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The cholesterol drug Lipitor may be linked to an increased risk of type 2 diabetes in otherwise healthy and active users. As a result of Pfizer’s failure to adequately warn about this potential risk, former users may be entitled to financial compensation through a Lipitor diabetes lawsuit.
LIPITOR DIABETES LAWSUIT STATUS: In January 2017, a federal judge granted summary judgment in favor of the defendants. However, some product liability lawsuits are still being reviewed by Lipitor lawyers for diabetes suffered by individuals throughout the United States.
OVERVIEW: Lipitor (atorvastatin) is a statin-based cholesterol drug developed by the Pfizer subsidiary Warner-Lambert. The medication is one of the best selling drugs in the world, and generated more than $125 billion in sales before the patent expired in 2011. Several generic Lipitor versions are also now available.
Part of a class of medications known as “statins”, Lipitor is an HMG-CoA reductase inhibitor, which is prescribed to help reduce the amounts of cholesterol and other fatty substances in the blood. While the drug has been used by millions of Americans, it appears that the manufacturers failed to adequately warn that Lipitor side effects may increase the risk of diabetes.
LIPITOR DIABETES RISK: A number or studies and reports have found that there is a link between Lipitor and type 2 diabetes, which can pose serious health concerns for individuals who develop the condition.
In February 2012, the FDA announced it was requiring new label warnings on Lipitor and other statins to alert users to the possible increased risk of diabetes, but many believe the current Lipitor diabetes warnings remain insufficient.
The FDA required this label update after a number of studies suggested that the drug may increase an individual’s risk of developing diabetes:
- In a study published in The Lancet in February 2010, researchers found that side effects of statins, which include Lipitor and other drugs, may increase the risk of being diagnosed with type 2 diabetes. Researchers from University of Glasgo analyzed 13 different prior studies to identify the potential risk of diabetes with Lipitor and other statins.
- In March 2011, a study published in the Journal of the American College of Cardiology found that users of Lipitor had about a 33% higher risk fo developing type 2 diabetes over five years when compared to those taking a placebo. The study looked specifically at the link between Lipitor and diabetes.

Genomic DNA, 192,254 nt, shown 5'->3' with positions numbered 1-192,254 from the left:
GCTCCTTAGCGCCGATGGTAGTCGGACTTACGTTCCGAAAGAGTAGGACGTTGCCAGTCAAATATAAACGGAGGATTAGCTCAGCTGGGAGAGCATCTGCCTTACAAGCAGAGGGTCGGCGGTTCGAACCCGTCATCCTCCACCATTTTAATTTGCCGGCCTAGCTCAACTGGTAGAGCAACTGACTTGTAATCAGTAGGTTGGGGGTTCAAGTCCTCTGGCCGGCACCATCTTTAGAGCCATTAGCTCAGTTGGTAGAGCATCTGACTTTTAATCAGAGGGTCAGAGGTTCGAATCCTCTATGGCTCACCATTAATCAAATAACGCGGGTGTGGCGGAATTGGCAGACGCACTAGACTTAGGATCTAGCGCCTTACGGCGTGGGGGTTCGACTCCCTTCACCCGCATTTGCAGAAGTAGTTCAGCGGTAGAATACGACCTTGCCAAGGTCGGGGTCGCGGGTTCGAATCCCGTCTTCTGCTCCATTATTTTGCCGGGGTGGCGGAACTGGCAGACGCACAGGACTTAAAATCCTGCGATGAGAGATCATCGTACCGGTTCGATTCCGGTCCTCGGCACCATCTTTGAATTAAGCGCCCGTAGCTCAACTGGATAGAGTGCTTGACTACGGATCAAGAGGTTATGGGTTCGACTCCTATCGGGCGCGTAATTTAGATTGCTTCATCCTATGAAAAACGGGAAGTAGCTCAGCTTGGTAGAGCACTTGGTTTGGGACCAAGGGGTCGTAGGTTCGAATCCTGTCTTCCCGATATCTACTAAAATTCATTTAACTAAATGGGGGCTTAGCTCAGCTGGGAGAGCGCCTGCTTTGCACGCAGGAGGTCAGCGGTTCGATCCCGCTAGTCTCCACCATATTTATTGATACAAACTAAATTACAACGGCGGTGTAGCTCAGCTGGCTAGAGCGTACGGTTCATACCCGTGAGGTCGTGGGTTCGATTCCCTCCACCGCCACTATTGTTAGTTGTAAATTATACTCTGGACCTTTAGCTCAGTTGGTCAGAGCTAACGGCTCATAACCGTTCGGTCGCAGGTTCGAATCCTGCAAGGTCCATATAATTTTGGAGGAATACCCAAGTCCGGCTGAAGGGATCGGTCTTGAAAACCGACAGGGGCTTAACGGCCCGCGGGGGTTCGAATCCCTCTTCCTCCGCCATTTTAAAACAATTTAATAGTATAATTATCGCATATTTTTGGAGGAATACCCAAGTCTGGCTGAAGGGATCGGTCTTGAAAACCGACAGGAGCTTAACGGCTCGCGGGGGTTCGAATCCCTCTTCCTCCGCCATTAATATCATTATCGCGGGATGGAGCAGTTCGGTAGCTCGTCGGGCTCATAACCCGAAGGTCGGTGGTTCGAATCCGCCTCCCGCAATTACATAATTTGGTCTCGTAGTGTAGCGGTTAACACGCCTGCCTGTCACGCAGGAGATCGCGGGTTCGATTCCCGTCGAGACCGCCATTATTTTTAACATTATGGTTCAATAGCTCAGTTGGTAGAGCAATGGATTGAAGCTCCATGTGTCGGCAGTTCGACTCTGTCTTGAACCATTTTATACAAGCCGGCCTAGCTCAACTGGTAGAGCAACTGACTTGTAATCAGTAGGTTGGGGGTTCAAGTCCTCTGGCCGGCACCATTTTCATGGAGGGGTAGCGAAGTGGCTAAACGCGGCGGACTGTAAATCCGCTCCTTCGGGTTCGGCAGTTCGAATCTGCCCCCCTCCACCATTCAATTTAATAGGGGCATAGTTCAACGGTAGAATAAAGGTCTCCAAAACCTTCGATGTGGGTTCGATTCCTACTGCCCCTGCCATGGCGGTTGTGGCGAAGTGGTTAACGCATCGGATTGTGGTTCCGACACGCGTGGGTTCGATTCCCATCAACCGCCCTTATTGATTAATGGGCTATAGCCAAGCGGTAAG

- A follow up study published in the Journal of the American Medical Association (JAMA) in June 2011 further highlighted concerns, finding that high doses of Lipitor and other statins were linked to onset of diabetes. Among individuals given intensive-dose statin therapy, the rate of diabetes was about 1 out of every 500 users.
- In January 2012, a study published in the Archives of Internal Medicine found that older women taking Lipitor and other statins may face a 50% increased risk of developing type 2 diabetes. Researchers examined data on more than 160,000 women who participated in the Women’s Health Initiative (WHI) between the ages of 50 and 79, finding that nearly 10% of women who took statins developed type 2 diabetes within 9 years, compared with 6.4% of those who did not take statins but still developed diabetes.
- In July 2014, a study published in Diabetes Care found that the longer people used statins, like Lipitor, the higher their risk of diabetes. Researchers found that those who stuck to statin therapy the longest have a 32% increased risk of diabetes over those who do not use Lipitor or similar drugs.
- A study published in September 2014 in The Lancet found that the enzyme Lipitor and similar drugs designed to inhibit to control cholesterol is also tied to a number of factors affecting blood sugar, which could explain the increase in diabetes risk.
- A report published in September 2015 by the Institute of Safe Medication Practices warned that Lipitor diabetes cases among women may indicate a wider problem with prescribing statins to women that may require different cholesterol guidelines based on gender.